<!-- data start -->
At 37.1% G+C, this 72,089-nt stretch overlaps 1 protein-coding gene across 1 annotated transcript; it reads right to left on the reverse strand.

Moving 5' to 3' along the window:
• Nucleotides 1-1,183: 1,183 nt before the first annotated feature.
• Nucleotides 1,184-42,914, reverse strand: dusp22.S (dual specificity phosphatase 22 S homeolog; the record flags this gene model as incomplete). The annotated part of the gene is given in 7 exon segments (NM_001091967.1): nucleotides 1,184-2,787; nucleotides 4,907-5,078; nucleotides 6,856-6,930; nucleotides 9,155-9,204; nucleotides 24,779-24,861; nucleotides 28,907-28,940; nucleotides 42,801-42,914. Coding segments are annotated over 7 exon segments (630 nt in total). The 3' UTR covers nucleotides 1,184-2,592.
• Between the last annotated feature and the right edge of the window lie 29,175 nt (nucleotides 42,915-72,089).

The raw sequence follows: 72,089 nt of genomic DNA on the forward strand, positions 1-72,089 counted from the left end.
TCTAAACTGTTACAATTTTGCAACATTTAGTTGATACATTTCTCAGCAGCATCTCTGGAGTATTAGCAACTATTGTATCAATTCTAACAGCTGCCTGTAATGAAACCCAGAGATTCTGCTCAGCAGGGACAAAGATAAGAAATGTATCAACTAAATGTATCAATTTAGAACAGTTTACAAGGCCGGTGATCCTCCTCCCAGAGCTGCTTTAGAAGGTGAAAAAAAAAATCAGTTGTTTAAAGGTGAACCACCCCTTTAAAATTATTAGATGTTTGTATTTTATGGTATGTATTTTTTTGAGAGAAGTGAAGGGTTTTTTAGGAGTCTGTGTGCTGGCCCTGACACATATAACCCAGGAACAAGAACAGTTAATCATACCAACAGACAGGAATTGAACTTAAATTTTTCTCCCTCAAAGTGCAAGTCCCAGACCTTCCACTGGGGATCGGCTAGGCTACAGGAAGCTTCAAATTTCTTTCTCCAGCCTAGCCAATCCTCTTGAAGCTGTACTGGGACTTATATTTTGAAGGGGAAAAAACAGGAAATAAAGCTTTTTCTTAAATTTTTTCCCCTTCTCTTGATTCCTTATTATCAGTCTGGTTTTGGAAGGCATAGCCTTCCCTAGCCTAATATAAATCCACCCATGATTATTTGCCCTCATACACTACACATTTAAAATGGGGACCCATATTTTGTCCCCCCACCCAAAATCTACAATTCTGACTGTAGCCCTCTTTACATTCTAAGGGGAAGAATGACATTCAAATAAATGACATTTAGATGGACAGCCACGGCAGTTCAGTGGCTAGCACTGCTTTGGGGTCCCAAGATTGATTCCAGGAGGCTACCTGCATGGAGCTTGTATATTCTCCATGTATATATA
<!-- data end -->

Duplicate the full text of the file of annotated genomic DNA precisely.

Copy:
At 37.1% G+C, this 72,089-nt stretch overlaps 1 protein-coding gene across 1 annotated transcript; it reads right to left on the reverse strand.

Moving 5' to 3' along the window:
• Nucleotides 1-1,183: 1,183 nt before the first annotated feature.
• Nucleotides 1,184-42,914, reverse strand: dusp22.S (dual specificity phosphatase 22 S homeolog; the record flags this gene model as incomplete). The annotated part of the gene is given in 7 exon segments (NM_001091967.1): nucleotides 1,184-2,787; nucleotides 4,907-5,078; nucleotides 6,856-6,930; nucleotides 9,155-9,204; nucleotides 24,779-24,861; nucleotides 28,907-28,940; nucleotides 42,801-42,914. Coding segments are annotated over 7 exon segments (630 nt in total). The 3' UTR covers nucleotides 1,184-2,592.
• Between the last annotated feature and the right edge of the window lie 29,175 nt (nucleotides 42,915-72,089).

The raw sequence follows: 72,089 nt of genomic DNA on the forward strand, positions 1-72,089 counted from the left end.
TCTAAACTGTTACAATTTTGCAACATTTAGTTGATACATTTCTCAGCAGCATCTCTGGAGTATTAGCAACTATTGTATCAATTCTAACAGCTGCCTGTAATGAAACCCAGAGATTCTGCTCAGCAGGGACAAAGATAAGAAATGTATCAACTAAATGTATCAATTTAGAACAGTTTACAAGGCCGGTGATCCTCCTCCCAGAGCTGCTTTAGAAGGTGAAAAAAAAAATCAGTTGTTTAAAGGTGAACCACCCCTTTAAAATTATTAGATGTTTGTATTTTATGGTATGTATTTTTTTGAGAGAAGTGAAGGGTTTTTTAGGAGTCTGTGTGCTGGCCCTGACACATATAACCCAGGAACAAGAACAGTTAATCATACCAACAGACAGGAATTGAACTTAAATTTTTCTCCCTCAAAGTGCAAGTCCCAGACCTTCCACTGGGGATCGGCTAGGCTACAGGAAGCTTCAAATTTCTTTCTCCAGCCTAGCCAATCCTCTTGAAGCTGTACTGGGACTTATATTTTGAAGGGGAAAAAACAGGAAATAAAGCTTTTTCTTAAATTTTTTCCCCTTCTCTTGATTCCTTATTATCAGTCTGGTTTTGGAAGGCATAGCCTTCCCTAGCCTAATATAAATCCACCCATGATTATTTGCCCTCATACACTACACATTTAAAATGGGGACCCATATTTTGTCCCCCCACCCAAAATCTACAATTCTGACTGTAGCCCTCTTTACATTCTAAGGGGAAGAATGACATTCAAATAAATGACATTTAGATGGACAGCCACGGCAGTTCAGTGGCTAGCACTGCTTTGGGGTCCCAAGATTGATTCCAGGAGGCTACCTGCATGGAGCTTGTATATTCTCCATGTATATATA